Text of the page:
It’s hard to escape the association between gardening and decorous, repressive suburbia. Neville Chamberlain considered gardening a conservative practice: his homes fit for heroes were provided with large gardens because ‘every spadeful of manure’ would help to rid returning soldiers of any revolutionary spirit contracted in Europe. Tom and Barbara might have horrified Margo Leadbetter in The Good Life, but few insurrections start in Surbiton. The literature contrasting the folly of politics to the wisdom of the gardener is extensive: Candide’s English equivalent is Hardy’s nameless man harrying clods, who continues undisturbed by war or government, ‘though Dynasties pass’.

Two difficulties arise: if the ideal situation is a private patch of green in which the householder can play demiurge, can the high-density projects needed to alleviate the acute urban housing shortage ever provide this? New parks, which can be used but not touched, don’t seem sufficient. Allotments are scarce and getting scarcer. The experiments in common gardens once dotted around London’s squatted communities, the best-known at Railton Road in Brixton, offer suggestions, but not total solutions. And there is the danger that talk of nature gives way to myths unrelated to bacterial properties –of the soil’s autochthonous children. Is the English garden gate also a colour bar? The garden itself can answer this. Even before the arrival of a global empire of botanical treasures, English gardens were hybrid and heterogeneous. There are only 48 endemic native plant species – eyebrights, sea lavenders, rowans. The English oak isn’t English. Hollyhocks come from China, apples from Central Asia.

Derek Jarman, who did much to free gardens from their cultural confinement, warned against those ‘bad children, spoiled by their parents, over-watered and covered with noxious chemicals’ (many now banned). His own garden was wild but meticulously tended, English and alien, refined and subversive. He couldn’t entirely avoid noxious chemicals: visitors are forbidden from foraging the sea kale that bursts from dead-looking stalks all around the cottage, not for reasons of conservation but because the plants absorb radiation from the nearby nuclear power station at Dungeness. The American poet W.S. Merwin, whose ecological concern anticipated our own by decades, spent the last forty years of his life planting a garden across a twenty-acre site in Hawaii, gradually knitting life back into a devastated and eroded soil. The garden figures in his late poetry as a place with its own peculiar time (not so far from Marvell’s ‘vegetable love’, which grows ‘vaster than empires, and more slow’). For Merwin, the gardener has to find a middle way between imposing his will on the environment and letting it take its own course. If a garden used to mean an enclave from which wild nature was banished, he suggested that the human capacity for destruction on a global scale had turned that meaning inside out. The garden might now be the last reserve of those who wish to restore, preserve or defend against human encroachment.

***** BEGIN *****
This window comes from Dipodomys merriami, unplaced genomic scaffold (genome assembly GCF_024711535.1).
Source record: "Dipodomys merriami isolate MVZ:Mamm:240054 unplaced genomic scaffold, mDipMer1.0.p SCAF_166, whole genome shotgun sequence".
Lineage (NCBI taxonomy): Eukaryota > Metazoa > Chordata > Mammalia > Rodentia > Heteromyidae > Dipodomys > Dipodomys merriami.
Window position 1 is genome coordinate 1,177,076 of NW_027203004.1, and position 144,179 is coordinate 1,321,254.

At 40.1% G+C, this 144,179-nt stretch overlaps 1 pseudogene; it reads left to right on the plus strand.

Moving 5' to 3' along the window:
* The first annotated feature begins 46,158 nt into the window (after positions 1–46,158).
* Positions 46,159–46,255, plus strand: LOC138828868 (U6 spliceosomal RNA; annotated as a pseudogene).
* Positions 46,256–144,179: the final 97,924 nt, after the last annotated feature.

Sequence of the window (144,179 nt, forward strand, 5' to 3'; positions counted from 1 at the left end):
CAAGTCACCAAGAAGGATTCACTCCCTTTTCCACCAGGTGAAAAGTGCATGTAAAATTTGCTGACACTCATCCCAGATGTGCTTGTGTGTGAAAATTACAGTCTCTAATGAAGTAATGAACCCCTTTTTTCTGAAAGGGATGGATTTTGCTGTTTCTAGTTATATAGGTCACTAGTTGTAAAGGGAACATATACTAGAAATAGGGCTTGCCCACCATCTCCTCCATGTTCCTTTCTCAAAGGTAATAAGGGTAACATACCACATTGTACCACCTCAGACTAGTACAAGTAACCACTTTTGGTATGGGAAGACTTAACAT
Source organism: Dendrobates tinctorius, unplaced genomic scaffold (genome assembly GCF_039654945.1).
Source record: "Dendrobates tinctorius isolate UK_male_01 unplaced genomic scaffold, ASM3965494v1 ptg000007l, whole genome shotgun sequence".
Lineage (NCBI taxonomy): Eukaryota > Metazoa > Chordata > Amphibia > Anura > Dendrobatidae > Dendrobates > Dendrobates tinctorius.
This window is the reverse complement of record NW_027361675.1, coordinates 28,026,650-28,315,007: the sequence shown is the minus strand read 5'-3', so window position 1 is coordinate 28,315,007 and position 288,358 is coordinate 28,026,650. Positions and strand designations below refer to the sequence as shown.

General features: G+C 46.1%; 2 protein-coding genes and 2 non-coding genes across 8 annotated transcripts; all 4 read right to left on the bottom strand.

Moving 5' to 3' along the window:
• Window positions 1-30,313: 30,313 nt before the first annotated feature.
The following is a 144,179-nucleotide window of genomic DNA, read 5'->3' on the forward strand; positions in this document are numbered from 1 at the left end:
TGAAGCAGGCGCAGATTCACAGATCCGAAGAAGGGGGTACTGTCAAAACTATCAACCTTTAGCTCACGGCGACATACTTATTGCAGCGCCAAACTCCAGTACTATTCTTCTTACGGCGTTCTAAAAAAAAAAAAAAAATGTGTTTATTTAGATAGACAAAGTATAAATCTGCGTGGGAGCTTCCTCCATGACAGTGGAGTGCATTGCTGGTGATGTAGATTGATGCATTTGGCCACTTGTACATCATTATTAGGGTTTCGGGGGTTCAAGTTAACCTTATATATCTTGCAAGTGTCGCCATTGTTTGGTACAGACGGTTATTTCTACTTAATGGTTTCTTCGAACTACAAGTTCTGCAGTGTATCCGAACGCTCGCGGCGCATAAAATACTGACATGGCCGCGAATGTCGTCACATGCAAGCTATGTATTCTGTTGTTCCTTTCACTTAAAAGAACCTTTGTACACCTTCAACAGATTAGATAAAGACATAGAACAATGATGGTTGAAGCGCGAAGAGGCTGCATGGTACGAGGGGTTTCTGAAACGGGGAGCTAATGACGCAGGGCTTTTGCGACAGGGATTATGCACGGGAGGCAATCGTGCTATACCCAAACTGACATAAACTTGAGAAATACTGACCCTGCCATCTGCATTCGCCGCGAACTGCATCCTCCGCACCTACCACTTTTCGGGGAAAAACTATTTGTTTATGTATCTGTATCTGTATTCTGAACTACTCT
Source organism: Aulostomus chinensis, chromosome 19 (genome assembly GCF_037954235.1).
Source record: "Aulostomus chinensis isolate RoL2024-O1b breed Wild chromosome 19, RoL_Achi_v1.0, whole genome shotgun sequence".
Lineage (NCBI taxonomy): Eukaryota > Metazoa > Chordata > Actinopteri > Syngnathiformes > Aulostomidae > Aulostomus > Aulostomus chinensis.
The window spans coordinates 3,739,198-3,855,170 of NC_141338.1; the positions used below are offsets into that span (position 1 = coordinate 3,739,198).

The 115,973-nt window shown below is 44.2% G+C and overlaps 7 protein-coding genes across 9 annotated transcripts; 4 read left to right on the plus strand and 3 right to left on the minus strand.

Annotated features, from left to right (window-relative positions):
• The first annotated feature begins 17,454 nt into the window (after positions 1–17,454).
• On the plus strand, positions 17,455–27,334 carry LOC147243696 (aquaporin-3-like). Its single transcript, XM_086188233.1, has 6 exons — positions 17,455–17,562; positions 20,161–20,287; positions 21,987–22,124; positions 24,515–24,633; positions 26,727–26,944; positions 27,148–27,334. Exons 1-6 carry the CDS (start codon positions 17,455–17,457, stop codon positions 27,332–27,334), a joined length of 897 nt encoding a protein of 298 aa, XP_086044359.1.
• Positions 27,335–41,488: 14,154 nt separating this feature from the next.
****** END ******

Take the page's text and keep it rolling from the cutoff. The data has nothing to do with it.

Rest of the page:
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Vol. 44 No. 16 · 18 August 2022

James Butler offers some reflections on the English and their gardens (LRB, 23 June). He is off on one point. In Hardy’s poem ‘In Time of “The Breaking of Nations”’, the nameless man ‘harrowing clods’ (not ‘harrying’) isn’t a gardener but a ploughman, suggesting the endurance of the human connection with the earth, transcending historical time.

Amit Pandya
Silver Spring, Maryland